Potato Park in Peru, an Answer to World Food Crisis

Scientists have resorted to a unique resource in the face of a fast changing climate and mounting concerns to world food security: Peru's Potato Park. This living museum, high in the Andes, is home to a great array of potato species, offering a potential answer to the issues faced by climate change.

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Scientists have resorted to a unique resource in the face of a fast changing climate and mounting concerns to world food security: Peru’s Potato Park. This living museum, high in the Andes, is home to a great array of potato species, offering a potential answer to the issues faced by climate change.

The Potato Park, which spans 90 square kilometers in Cusco, preserves farmers’ historical knowledge and traditional potato strains. Agronomists can produce novel genetic expressions that can endure droughts, floods, and frosts by farming potatoes at different elevations and in varied combinations.

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The park is a living laboratory of potato variety, with an outstanding collection of 1,367 potato cultivars. These potatoes, developed 7,000 years ago by Peruvian farmers, contain the secret to climate change adaptation. However, as global warming has an effect on the region, pests are migrating higher, pushing farmers to cultivate potatoes in the park’s upper reaches, where land availability is restricted. To solve this issue, park visitors are testing native potato types for resilience to cold, hail, bright sunshine, and the Andean potato weevil.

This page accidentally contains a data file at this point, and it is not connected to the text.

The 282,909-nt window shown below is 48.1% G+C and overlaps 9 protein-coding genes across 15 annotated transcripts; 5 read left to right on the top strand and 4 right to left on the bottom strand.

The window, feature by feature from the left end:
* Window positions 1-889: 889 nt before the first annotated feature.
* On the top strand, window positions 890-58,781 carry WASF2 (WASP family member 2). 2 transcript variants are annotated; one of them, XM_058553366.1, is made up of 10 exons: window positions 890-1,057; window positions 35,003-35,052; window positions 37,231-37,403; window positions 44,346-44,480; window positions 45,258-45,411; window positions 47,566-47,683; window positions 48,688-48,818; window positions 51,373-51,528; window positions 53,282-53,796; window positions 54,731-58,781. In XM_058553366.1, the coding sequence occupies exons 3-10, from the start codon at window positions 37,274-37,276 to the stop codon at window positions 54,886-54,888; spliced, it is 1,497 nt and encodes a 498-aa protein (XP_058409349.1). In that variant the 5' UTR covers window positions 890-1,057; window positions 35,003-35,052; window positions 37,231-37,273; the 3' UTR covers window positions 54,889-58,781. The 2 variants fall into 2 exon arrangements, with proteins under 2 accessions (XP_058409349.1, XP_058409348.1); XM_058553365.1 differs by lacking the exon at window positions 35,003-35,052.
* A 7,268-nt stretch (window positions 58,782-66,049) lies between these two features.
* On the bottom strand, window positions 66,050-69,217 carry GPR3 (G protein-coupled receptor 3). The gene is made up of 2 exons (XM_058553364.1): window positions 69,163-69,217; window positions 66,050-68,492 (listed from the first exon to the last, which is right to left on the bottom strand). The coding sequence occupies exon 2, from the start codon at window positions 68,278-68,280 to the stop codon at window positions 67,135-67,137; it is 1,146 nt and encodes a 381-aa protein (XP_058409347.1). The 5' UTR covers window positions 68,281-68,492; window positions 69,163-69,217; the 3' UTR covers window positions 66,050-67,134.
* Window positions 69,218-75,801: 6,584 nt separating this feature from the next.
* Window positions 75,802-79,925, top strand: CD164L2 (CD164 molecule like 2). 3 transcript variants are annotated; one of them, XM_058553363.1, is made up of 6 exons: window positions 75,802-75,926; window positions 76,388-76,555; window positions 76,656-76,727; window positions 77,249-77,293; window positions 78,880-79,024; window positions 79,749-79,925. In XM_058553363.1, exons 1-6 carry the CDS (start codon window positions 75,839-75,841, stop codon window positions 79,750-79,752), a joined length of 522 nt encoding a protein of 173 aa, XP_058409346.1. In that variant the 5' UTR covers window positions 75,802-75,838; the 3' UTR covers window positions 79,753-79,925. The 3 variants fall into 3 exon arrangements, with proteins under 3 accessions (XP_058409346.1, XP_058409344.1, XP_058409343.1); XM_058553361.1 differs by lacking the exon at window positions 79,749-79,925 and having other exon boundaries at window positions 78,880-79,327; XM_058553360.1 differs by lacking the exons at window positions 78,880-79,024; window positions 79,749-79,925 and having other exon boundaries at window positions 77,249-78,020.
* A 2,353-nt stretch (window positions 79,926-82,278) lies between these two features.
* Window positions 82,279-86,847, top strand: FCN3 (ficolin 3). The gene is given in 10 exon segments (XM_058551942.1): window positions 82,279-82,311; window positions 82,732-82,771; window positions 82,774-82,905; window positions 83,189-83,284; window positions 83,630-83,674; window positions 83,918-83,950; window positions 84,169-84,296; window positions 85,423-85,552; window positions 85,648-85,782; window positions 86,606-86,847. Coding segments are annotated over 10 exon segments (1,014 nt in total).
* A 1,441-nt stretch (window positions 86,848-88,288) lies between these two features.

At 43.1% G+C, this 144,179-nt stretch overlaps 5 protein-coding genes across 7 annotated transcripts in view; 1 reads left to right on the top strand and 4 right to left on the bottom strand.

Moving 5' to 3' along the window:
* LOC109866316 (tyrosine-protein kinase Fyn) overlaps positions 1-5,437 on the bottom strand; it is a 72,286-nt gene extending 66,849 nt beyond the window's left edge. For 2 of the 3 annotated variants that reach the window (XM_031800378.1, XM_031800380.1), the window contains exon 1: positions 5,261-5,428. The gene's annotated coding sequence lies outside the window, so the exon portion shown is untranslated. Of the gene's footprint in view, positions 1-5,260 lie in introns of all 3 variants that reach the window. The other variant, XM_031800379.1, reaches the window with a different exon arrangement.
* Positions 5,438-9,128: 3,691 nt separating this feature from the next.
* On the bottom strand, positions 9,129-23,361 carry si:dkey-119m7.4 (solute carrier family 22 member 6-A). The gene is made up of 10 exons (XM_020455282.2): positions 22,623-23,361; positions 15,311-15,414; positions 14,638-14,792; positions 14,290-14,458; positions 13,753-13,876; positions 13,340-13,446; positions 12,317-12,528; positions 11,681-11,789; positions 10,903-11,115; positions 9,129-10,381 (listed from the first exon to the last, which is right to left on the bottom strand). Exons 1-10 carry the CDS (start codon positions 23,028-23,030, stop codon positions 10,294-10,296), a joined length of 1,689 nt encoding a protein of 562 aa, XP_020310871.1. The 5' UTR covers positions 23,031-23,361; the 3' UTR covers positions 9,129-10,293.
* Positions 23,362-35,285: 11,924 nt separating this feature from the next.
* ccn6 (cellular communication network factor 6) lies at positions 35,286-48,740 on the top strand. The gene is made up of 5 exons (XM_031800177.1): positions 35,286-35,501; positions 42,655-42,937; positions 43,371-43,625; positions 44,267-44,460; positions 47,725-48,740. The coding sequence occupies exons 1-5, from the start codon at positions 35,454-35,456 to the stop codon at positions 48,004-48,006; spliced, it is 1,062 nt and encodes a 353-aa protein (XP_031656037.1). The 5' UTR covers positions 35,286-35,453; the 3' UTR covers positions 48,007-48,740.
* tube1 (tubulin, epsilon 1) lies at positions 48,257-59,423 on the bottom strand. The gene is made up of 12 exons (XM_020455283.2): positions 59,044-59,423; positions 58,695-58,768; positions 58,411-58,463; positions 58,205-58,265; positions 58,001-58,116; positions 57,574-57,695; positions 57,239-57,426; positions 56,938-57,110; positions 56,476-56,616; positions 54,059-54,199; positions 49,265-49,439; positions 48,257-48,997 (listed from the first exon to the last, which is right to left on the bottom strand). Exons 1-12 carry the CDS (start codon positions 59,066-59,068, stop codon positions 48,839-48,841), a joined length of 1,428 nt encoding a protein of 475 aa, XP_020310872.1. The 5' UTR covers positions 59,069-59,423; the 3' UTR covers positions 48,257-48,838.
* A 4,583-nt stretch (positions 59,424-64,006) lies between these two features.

The preservation and utilization of potato variety diversity is critical for developing novel strains that may flourish in changing climates. While scientists experiment with genetic engineering in laboratories, farmers in Potato Park have been doing it for thousands of years, frequently combining crops with wild cousins to increase resistance.

The fruits of their labor are kept in an on-site seed bank as well as the world’s biggest in vitro gene bank at the International Potato Centre in Lima. These collections are essential for combating world hunger and encouraging sustainable agriculture. For example, the Centre’s work in Africa and Asia, notably in China, has helped to alleviate food insecurity and generate revenue via the production of fast-maturing, biofortified potatoes.

The preservation of biodiversity is crucial as climate change increases. According to the United Nations Food and Agriculture Organization, 75% of crop variety was lost between 1900 and 2000, and climate change threatens the survival of up to 22% of food crop wild cousins by 2055.

As soil degradation worsens and crop resilience becomes more crucial, the actions of Potato Park’s defenders provide hope for feeding the world. Peru’s Potato Museum might play a critical role in alleviating the global food problem by utilizing the knowledge of local farmers and maintaining the diversity of potato cultivars.

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